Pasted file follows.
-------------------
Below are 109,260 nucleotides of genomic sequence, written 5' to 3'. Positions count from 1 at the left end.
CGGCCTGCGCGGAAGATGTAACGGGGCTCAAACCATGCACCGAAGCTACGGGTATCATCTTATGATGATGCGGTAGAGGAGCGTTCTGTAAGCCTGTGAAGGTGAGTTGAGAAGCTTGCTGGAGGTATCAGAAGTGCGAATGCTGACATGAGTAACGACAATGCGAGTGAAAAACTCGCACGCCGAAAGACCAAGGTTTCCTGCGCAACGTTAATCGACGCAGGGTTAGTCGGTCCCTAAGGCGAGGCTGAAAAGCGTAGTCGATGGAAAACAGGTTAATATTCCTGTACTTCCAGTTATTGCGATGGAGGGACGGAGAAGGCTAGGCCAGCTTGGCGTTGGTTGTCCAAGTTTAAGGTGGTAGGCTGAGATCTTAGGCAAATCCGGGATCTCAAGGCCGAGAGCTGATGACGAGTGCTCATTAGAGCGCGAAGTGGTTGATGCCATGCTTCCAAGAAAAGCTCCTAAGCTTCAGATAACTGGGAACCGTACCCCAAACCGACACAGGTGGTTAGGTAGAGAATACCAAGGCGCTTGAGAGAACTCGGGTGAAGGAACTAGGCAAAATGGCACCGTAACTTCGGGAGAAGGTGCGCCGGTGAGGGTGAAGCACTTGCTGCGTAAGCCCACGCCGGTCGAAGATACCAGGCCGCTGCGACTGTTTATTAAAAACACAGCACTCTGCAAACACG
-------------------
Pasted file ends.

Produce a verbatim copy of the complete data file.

Below are 109,260 nucleotides of genomic sequence, written 5' to 3'. Positions count from 1 at the left end.
CGGCCTGCGCGGAAGATGTAACGGGGCTCAAACCATGCACCGAAGCTACGGGTATCATCTTATGATGATGCGGTAGAGGAGCGTTCTGTAAGCCTGTGAAGGTGAGTTGAGAAGCTTGCTGGAGGTATCAGAAGTGCGAATGCTGACATGAGTAACGACAATGCGAGTGAAAAACTCGCACGCCGAAAGACCAAGGTTTCCTGCGCAACGTTAATCGACGCAGGGTTAGTCGGTCCCTAAGGCGAGGCTGAAAAGCGTAGTCGATGGAAAACAGGTTAATATTCCTGTACTTCCAGTTATTGCGATGGAGGGACGGAGAAGGCTAGGCCAGCTTGGCGTTGGTTGTCCAAGTTTAAGGTGGTAGGCTGAGATCTTAGGCAAATCCGGGATCTCAAGGCCGAGAGCTGATGACGAGTGCTCATTAGAGCGCGAAGTGGTTGATGCCATGCTTCCAAGAAAAGCTCCTAAGCTTCAGATAACTGGGAACCGTACCCCAAACCGACACAGGTGGTTAGGTAGAGAATACCAAGGCGCTTGAGAGAACTCGGGTGAAGGAACTAGGCAAAATGGCACCGTAACTTCGGGAGAAGGTGCGCCGGTGAGGGTGAAGCACTTGCTGCGTAAGCCCACGCCGGTCGAAGATACCAGGCCGCTGCGACTGTTTATTAAAAACACAGCACTCTGCAAACACG